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22 OCTOBER 2014

Where am I? Home Fight Reports
 

Beltran, Vargas Wins Highlight Undercard


Los Mochis native Ray Beltran proved to be a tad too big and long for Arash Usmanee to handle as he wound up winning a lopsided unanimous decision. Beltran stalked the Canadian throughout the encounter and forced him into a slugfest when he could, which wasn’t very often. Usmanee was rocked a few times early in the battle, which led to him backpedalling for the majority of the time.

 

Usmanee grew more and more desperate as the rounds wore away, but even when he tried to land some ferocious shots upstairs, they were either blocked or avoided. Some of his leaping hooks landed, but Beltran took them well, never being fazed by his fellow lightweight. There were a few times in the duel where it seemed as though Beltran might break open the dam, but as soon as Usmanee felt the power, he either clinched or retreated.

 

There were scattered moments of action here and there, but for the most part it was a workmanlike performance by Beltran, who ran away with the fight on points. The three ringside officials saw it for Beltran, who won via tallies of 118-110 and 117-111 (twice). Sherdog scored it 119-109 for Beltran as well, who improved to 29-6-1 with 17 KOs and took home the regional NABO lightweight belt. Usmanee dipped to 20-2-1 with 10 KOs.

 


Local super lightweight Jessie Vargas was a heavy betting favorite entering the contest with Khabib Allakhverdiev, but most figured it would be a tough fight for him to win convincingly. Considering that Vargas doesn’t possess vaunted power in his hands, the notion was that the fight would last the allotted twelve rounds and it did. Vargas wound up winning a unanimous decision over his Russian counterpart, but it wasn’t easy.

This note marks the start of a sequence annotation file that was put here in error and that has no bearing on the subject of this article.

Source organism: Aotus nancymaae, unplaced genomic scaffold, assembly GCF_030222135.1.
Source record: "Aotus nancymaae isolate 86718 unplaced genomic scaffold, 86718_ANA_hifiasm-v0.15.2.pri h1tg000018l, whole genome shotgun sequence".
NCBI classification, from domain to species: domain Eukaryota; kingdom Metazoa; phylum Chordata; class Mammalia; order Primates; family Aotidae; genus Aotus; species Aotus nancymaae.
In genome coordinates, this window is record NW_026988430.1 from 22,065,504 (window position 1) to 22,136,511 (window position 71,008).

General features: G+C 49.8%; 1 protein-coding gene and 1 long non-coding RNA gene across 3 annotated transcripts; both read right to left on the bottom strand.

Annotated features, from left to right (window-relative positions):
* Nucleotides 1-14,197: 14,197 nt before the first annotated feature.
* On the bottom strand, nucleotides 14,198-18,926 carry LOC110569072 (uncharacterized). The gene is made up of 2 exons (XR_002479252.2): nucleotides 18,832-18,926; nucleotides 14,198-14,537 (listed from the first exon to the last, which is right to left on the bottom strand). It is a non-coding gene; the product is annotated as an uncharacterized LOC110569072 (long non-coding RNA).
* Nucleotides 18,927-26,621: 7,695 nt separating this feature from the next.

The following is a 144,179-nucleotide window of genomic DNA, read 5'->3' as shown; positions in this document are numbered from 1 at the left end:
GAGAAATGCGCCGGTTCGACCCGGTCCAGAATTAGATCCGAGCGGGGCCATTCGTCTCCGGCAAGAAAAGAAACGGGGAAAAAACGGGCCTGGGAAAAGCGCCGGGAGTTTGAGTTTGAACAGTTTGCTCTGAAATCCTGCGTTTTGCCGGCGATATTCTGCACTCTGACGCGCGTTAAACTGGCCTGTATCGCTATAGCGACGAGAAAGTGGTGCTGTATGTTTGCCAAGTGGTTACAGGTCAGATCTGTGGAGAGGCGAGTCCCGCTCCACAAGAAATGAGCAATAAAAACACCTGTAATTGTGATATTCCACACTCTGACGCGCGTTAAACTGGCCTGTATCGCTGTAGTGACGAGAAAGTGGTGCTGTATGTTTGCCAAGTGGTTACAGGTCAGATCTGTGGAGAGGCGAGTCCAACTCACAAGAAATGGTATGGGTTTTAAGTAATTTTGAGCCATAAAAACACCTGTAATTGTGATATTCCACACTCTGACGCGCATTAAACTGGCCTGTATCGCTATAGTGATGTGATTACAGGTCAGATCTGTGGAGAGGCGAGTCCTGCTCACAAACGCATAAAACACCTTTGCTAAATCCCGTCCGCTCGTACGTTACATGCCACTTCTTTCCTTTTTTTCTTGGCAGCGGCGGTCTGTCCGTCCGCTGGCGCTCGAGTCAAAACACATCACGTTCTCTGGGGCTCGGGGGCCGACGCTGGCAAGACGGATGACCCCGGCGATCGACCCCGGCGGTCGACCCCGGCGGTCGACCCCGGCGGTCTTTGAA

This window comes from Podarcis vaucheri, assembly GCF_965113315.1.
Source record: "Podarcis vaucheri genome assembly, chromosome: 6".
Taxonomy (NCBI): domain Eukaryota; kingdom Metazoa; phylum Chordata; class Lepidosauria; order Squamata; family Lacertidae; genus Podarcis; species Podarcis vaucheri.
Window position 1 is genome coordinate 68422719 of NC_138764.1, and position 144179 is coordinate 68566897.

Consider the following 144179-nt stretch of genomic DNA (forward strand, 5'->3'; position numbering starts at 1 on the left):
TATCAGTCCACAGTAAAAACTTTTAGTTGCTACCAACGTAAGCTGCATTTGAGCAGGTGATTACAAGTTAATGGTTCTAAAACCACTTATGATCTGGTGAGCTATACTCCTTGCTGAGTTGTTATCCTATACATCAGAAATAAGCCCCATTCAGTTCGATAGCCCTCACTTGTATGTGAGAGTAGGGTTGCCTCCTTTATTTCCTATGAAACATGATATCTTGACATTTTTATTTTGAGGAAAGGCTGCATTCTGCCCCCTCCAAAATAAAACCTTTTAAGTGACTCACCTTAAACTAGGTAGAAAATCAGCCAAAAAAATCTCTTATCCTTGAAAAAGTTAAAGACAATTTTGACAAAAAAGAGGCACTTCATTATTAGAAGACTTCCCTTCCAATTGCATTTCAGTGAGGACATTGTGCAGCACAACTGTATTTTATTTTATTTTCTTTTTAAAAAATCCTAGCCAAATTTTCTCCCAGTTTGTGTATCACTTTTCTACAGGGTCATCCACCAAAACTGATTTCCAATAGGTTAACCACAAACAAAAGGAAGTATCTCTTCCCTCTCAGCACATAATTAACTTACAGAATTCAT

Vargas tagged Allakhverdiev with every punch in the book. The Las Vegas nearly closed Allakhverdiev’s right eye and opened a nasty laceration above his left that had to be checked by the ringside physician twice. Vargas tore into his opponent throughout the bout, but Allakhverdiev never relented and stood his ground the entire way. Allakhverdiev had moments of brilliance as well, particularly in the middle rounds, but he had difficulty in sustaining any real attacks.

 

In the end, Vargas (24-0, 9) was a step ahead of Allakhverdiev (19-1, 9 KOs) throughout the encounter and was more accurate with his punches. The three ringside judges all scored in favor of him with margins of 115-113 (twice) and 117-111. Sherdog also had it for Vargas, but by the tally of 117-110; he took home the vacant WBA Interim super lightweight title.

 

What started out as an all-out war eventually turned into a tactical boxing match and that suited Bryan Vazquez just fine. His opponent in the WBA Interim super featherweight title tilt -- Jose Felix -- stormed out of his corner with guns ablaze and forced Vazquez to trade with him. For the first three rounds the two tore into each other with reckless abandon, but after routinely getting tagged by the counter right hand, Vazquez switched up his style.

 

The San Jose, CA, fighter boxed more efficiently, which perplexed Felix during the latter stages of the fight. When Felix couldn’t goad his foe into more toe-to-toe action, he grew more and more frustrated. That led to repeated low blows that eventually cost him a point from referee Robert Byrd in the ninth. Vazquez was countering the Los Mochis native beautifully and intelligently shied away from the inside war until the final 20 seconds of the contest. At that point, a desperate Felix tried to pull off a last-minute knockout, but it never materialized.